Public and Private Life of the Soviet People : Changing Values in Post-Stalin Russia
The process of privatization in Soviet society began in the late 1950s and reached its peak in the early 1980s. It remains perhaps the most important social, economic and political process to occur in modern Soviet society. Utilizing novels, films, and his own surveys done in the Soviet Union, the author, an emigre sociologist, describes how the Russian people have been withdrawing their time, energy, and emotion from public activities controlled by the state, investing them instead in various spheres of private life. Shlapentokh argues that the trend toward family-orientation and self-orientation has rendered official Soviet values nominal, save patriotism and support of "social property" in the abstract. The author examines Gorbachev's reforms from this perspective and provides a vivid portrait of the growing distinction between public and private life in Soviet economic, political, and cultural spheres.
- Hardback | 290 pages
- 142.24 x 210.82 x 30.48mm | 498.95g
- 01 Feb 1989
- Oxford University Press Inc
- New York, United States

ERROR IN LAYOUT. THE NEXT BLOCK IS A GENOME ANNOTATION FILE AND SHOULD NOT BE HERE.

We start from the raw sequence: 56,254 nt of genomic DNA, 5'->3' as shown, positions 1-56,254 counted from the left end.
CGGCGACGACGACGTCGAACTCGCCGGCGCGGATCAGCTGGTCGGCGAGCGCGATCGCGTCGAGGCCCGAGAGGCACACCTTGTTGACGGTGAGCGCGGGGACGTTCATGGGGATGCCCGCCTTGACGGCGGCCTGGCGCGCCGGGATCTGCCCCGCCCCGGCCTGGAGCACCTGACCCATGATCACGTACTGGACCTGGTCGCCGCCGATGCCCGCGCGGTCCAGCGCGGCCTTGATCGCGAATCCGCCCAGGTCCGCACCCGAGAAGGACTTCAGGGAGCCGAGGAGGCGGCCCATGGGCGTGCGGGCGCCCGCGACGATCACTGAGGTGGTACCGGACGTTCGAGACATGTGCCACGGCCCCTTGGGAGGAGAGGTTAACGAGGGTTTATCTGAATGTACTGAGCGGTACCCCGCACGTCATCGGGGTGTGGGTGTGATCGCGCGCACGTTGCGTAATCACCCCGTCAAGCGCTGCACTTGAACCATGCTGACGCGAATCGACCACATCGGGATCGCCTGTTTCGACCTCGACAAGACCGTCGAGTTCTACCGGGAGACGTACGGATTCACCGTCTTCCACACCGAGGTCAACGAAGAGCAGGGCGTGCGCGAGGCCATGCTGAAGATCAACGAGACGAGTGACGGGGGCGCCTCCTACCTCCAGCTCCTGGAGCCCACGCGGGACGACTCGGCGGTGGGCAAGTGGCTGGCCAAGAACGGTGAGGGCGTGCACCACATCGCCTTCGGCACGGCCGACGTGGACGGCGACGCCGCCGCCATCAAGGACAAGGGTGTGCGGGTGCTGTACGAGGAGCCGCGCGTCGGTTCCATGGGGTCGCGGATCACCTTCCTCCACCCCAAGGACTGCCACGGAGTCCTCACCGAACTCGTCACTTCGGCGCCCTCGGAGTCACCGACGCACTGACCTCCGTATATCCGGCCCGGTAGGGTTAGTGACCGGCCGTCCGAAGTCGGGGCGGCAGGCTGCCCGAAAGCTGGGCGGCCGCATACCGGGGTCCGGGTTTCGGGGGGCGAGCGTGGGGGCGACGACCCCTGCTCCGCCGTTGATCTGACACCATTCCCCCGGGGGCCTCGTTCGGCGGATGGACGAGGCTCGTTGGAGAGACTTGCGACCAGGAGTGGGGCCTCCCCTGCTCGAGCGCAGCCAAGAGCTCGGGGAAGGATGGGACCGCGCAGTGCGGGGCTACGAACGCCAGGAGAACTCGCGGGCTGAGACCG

"Has special significance in documenting the shift in attitudes toward privatization and consumerism that underlies much of what is happening today."--Foreign Affairs"An able sociological introduction to the valuative context of the Soviet order between the times of Stalin and Gorbachev."--American Journal of Sociology"This work is valuable for a number of reasons. First, it presents and argues convincingly a central thesis, namely that 'since the late 1950s the Soviet people have gradually but unswervingly diverted their interests from the state to their primary groups...and to semilegal and illegal civil society as well as to illegal activity inside the private sector.' Second, Shlapentokh makes excellent use of a wide variety of Soviet survey data, and supplements it with a wide-ranging knowledge of Soviet life gained from personal experience and from Soviet literature and films....Recommended for undergraduate and graduuate libraries."--Choice"An extremely useful summary of a mass of recent survey information."--Sociology"Extremely interesting....Will find quite a broad audience in academia, government and the general public. I found the book genuinely gripping and I learned a great deal from it."--Abbott Gleason, Brown University